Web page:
Sunday, May 23, 2010

What would your suitcase say about you?

  I am fascinated by abandoned places. I can't really explain why; I'm certainly not adventurous enough to become an "urban explorer" myself, but I do like to hear some of the tales they tell, and of course see the photographs they take. My interest in this unusual hobby recently led me to a book entitled The Lives They Left Behind: Suitcases from a State Hospital Attic.
  When Willard Psychiatric Center in New York state closed its doors in 1995 after nearly 130 years in operation, about 400 suitcases were discovered in one of the buildings on the property. Some of them appeared not to have been opened since the day their owners packed them for their trip to the asylum. From careful examination of the contents and many years of research this book was born, and it provides an absorbing account of the lives of ten of the hospital's patients.
  It is quite disconcerting to read about how quickly a person's life can unravel when they are faced with some great trauma. If an abandoned building produces feelings of melancholy in an observer, it is infinitely more tragic to read of people who were compelled by accident, illness or the death of a loved one to abandon the lives they led outside the mental institution. Worse yet is the possibility that life-long incarceration may not have even been necessary for some of these patients, and that their stay at Willard did them far more harm than good.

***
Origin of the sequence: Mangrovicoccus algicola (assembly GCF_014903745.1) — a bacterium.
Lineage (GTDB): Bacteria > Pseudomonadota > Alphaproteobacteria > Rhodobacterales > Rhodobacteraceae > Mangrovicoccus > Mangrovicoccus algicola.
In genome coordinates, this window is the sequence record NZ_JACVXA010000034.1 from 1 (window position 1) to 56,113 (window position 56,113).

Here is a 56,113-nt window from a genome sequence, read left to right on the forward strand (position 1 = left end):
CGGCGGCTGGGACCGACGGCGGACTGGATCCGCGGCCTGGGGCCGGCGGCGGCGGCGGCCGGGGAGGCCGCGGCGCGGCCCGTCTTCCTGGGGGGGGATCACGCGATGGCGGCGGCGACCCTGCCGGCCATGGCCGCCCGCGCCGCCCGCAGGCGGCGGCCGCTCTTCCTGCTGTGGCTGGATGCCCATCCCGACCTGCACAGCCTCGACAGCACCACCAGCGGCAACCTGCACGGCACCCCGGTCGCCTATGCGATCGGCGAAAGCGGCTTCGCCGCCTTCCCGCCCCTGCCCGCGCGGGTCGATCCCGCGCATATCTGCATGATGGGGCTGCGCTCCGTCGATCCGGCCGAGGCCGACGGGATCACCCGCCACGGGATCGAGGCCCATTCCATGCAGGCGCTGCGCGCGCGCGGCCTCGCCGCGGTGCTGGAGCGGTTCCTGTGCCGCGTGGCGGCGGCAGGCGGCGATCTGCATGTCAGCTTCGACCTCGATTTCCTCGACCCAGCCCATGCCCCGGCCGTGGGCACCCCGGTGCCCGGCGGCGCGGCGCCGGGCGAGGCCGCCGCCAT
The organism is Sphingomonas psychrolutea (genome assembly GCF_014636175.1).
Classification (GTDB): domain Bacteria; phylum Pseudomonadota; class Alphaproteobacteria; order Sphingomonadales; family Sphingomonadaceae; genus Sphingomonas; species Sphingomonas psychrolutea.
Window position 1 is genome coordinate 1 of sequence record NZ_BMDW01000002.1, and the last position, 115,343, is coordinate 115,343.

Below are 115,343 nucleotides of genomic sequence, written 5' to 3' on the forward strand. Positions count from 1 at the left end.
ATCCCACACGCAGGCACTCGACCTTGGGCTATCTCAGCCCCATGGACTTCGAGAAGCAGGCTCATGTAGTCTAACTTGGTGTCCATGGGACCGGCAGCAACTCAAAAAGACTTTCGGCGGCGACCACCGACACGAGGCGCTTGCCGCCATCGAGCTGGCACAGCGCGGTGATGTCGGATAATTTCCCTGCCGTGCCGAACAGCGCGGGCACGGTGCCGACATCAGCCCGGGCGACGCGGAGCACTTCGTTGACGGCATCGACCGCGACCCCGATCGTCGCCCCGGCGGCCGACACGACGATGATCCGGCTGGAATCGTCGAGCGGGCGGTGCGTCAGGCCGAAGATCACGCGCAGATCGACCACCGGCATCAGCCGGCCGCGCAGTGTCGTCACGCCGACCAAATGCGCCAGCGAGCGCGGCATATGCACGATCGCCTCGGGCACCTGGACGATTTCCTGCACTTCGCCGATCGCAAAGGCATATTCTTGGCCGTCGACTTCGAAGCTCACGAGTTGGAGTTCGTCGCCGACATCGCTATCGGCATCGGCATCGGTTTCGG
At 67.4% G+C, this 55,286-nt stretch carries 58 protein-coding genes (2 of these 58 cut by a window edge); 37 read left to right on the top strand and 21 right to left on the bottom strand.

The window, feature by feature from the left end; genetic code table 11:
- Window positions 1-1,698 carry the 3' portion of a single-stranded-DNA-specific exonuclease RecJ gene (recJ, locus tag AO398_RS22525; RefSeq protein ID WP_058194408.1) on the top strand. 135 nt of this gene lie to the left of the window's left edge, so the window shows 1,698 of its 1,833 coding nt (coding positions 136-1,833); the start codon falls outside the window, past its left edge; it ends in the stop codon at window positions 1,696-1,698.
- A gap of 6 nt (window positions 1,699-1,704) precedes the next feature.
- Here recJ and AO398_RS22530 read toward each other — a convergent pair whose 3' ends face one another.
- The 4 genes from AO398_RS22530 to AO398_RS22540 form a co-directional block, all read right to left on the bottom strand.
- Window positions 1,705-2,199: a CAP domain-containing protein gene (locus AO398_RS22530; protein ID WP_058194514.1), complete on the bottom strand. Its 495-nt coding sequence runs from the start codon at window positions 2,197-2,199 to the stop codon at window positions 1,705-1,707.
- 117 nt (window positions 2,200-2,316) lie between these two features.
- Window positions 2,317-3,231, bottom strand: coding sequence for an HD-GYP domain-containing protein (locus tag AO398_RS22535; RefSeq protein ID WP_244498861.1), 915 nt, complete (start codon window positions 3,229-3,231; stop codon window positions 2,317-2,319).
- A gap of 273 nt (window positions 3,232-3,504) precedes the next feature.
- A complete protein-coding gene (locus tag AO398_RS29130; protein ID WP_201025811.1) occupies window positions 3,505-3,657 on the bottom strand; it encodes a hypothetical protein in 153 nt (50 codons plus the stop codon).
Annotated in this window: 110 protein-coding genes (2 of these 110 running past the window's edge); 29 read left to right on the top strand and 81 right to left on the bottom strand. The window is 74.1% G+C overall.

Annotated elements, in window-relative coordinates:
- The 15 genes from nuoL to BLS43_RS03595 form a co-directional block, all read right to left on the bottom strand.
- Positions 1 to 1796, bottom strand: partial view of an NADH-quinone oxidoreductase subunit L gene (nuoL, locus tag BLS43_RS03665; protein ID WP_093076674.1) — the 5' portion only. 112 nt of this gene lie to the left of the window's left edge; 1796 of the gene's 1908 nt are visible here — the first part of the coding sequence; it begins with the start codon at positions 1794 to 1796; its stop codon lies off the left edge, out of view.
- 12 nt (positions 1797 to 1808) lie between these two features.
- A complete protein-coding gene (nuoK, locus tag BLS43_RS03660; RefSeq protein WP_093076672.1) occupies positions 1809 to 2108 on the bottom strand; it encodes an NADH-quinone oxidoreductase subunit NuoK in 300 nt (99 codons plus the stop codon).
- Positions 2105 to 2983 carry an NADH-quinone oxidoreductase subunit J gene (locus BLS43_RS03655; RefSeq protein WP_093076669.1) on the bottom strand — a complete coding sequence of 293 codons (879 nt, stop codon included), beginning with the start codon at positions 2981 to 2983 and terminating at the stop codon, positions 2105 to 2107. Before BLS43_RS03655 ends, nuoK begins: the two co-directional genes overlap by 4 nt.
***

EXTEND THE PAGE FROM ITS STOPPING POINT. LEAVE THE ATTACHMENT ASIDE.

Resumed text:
I enjoyed this book, if you can use the word "enjoyed" for something that tells of so much suffering. I also got a chuckle out of a phrase frequently used by Willard doctors when making notes about their interviews with patients: "Lacks judgment and insight." If that is a marker of mental illness, they'd better start building more psychiatric centers.

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